The problem with waiting for the facts is it's a form of control, of maintaining the populaces' passivity in the face of curdling fury and well-earned anger. It's similar to the type of reasoning you hear from the right whenever there's a school shooting or a mass-killing. "Let's not politicize this," they say. "This is not the right time."
It's a means of punting, of forestalling the discussion that needs to happen—not later, but right now.
The whole retreating to our respective corners fall out of the March for Life rally video and the smirking MAGA teen was preordained from the moment it happened. No matter what the instance of racism is the right is going to go into the replay booth to buy time looking for the blade of grass that moved to convince the refs their original call was incorrect. Then the refs who are people like Jake Tapper are going appeal to the letter of the rule book out of perverted sense of fairness.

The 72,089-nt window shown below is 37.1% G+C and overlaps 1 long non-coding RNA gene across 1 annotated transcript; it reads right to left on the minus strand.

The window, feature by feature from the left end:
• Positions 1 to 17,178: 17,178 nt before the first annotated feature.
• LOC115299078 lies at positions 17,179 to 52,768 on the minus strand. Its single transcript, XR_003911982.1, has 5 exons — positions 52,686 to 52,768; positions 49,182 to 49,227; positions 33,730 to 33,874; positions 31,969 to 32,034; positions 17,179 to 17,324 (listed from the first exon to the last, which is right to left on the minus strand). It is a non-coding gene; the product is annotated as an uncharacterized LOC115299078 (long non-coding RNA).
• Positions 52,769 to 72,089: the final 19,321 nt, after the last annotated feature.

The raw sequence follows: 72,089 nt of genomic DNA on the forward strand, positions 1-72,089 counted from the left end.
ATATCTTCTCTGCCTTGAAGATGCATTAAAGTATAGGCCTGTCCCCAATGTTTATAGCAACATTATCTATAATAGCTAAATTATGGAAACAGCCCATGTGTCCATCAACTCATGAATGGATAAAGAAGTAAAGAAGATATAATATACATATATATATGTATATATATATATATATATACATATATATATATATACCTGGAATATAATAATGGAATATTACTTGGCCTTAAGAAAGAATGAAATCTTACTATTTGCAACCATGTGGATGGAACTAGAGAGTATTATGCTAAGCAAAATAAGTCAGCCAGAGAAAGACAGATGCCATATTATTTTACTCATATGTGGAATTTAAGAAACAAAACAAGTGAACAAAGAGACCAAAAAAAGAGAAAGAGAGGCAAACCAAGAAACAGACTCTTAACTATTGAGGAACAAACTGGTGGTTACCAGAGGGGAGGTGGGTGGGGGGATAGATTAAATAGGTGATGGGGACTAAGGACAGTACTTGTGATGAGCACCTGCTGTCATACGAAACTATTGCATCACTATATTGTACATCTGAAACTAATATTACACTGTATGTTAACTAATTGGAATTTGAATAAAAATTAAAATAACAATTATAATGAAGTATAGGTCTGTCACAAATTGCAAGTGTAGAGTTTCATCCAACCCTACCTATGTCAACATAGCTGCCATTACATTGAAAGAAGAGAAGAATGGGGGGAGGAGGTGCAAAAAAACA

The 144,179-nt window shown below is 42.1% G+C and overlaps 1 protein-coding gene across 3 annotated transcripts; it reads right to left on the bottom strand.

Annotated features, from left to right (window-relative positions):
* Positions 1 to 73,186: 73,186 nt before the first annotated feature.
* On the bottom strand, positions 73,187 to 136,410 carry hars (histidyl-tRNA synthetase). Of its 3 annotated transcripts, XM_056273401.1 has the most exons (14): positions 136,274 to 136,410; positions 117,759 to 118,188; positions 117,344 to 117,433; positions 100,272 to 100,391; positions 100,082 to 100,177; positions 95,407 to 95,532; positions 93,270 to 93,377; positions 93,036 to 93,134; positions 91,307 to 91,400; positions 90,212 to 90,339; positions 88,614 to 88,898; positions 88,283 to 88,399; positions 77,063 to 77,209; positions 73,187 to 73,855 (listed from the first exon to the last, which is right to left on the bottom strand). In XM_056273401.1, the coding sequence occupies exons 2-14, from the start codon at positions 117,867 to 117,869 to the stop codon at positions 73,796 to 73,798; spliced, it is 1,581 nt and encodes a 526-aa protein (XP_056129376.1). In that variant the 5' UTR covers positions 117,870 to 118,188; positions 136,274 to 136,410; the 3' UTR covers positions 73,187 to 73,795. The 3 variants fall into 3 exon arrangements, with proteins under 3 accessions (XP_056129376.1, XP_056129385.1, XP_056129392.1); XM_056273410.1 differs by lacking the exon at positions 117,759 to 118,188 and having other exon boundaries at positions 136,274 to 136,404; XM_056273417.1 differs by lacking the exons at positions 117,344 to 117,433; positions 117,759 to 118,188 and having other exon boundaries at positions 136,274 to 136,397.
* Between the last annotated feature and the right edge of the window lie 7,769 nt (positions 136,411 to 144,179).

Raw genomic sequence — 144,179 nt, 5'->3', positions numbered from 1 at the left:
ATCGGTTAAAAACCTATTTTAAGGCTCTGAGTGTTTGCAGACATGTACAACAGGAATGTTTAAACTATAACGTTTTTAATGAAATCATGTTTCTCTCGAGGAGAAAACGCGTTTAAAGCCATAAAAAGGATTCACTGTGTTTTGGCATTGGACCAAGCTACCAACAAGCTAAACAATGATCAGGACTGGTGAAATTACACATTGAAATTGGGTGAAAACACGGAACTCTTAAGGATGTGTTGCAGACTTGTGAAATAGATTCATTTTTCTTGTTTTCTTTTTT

People like that think fairness is a synonym for justice but it’s not fairness is an impediment to justice a lot of the time. Fairness might be applying the law as it’s written about where and when people can drive onto a wildlife refuge to leave water behind but it’s not justice. Fairness might be treating people of different races equally in our personal interactions while ignoring systemic racism but it’s not justice. Fairness might be letting people who’ve amassed large fortunes keep their money because they worked for it after all but it’s not justice. Justice isn’t fair it’s just.